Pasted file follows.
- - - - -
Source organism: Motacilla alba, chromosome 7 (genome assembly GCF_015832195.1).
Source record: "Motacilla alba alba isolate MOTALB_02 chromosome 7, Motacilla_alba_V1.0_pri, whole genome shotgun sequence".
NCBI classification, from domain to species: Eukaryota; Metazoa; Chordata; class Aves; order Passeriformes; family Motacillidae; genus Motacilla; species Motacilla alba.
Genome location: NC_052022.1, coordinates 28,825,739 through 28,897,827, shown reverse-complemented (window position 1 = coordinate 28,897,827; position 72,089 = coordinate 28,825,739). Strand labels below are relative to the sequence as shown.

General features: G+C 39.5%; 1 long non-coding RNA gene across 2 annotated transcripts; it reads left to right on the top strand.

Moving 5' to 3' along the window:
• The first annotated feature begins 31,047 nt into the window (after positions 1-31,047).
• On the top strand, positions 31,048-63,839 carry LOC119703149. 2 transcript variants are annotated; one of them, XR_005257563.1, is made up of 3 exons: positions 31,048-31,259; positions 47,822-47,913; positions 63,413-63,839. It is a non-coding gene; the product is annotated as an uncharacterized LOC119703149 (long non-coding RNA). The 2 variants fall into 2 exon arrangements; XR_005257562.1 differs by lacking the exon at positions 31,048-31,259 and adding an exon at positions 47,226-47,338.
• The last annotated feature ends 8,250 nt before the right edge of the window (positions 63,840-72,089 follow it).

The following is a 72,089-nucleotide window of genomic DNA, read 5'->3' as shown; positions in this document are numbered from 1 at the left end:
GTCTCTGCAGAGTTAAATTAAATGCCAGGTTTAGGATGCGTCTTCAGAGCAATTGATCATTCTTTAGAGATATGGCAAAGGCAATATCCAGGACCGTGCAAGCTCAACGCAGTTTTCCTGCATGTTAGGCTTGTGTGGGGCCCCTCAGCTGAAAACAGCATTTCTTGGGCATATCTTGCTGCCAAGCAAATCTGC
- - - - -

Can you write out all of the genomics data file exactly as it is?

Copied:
Source organism: Motacilla alba, chromosome 7 (genome assembly GCF_015832195.1).
Source record: "Motacilla alba alba isolate MOTALB_02 chromosome 7, Motacilla_alba_V1.0_pri, whole genome shotgun sequence".
NCBI classification, from domain to species: Eukaryota; Metazoa; Chordata; class Aves; order Passeriformes; family Motacillidae; genus Motacilla; species Motacilla alba.
Genome location: NC_052022.1, coordinates 28,825,739 through 28,897,827, shown reverse-complemented (window position 1 = coordinate 28,897,827; position 72,089 = coordinate 28,825,739). Strand labels below are relative to the sequence as shown.

General features: G+C 39.5%; 1 long non-coding RNA gene across 2 annotated transcripts; it reads left to right on the top strand.

Moving 5' to 3' along the window:
• The first annotated feature begins 31,047 nt into the window (after positions 1-31,047).
• On the top strand, positions 31,048-63,839 carry LOC119703149. 2 transcript variants are annotated; one of them, XR_005257563.1, is made up of 3 exons: positions 31,048-31,259; positions 47,822-47,913; positions 63,413-63,839. It is a non-coding gene; the product is annotated as an uncharacterized LOC119703149 (long non-coding RNA). The 2 variants fall into 2 exon arrangements; XR_005257562.1 differs by lacking the exon at positions 31,048-31,259 and adding an exon at positions 47,226-47,338.
• The last annotated feature ends 8,250 nt before the right edge of the window (positions 63,840-72,089 follow it).

The following is a 72,089-nucleotide window of genomic DNA, read 5'->3' as shown; positions in this document are numbered from 1 at the left end:
GTCTCTGCAGAGTTAAATTAAATGCCAGGTTTAGGATGCGTCTTCAGAGCAATTGATCATTCTTTAGAGATATGGCAAAGGCAATATCCAGGACCGTGCAAGCTCAACGCAGTTTTCCTGCATGTTAGGCTTGTGTGGGGCCCCTCAGCTGAAAACAGCATTTCTTGGGCATATCTTGCTGCCAAGCAAATCTGC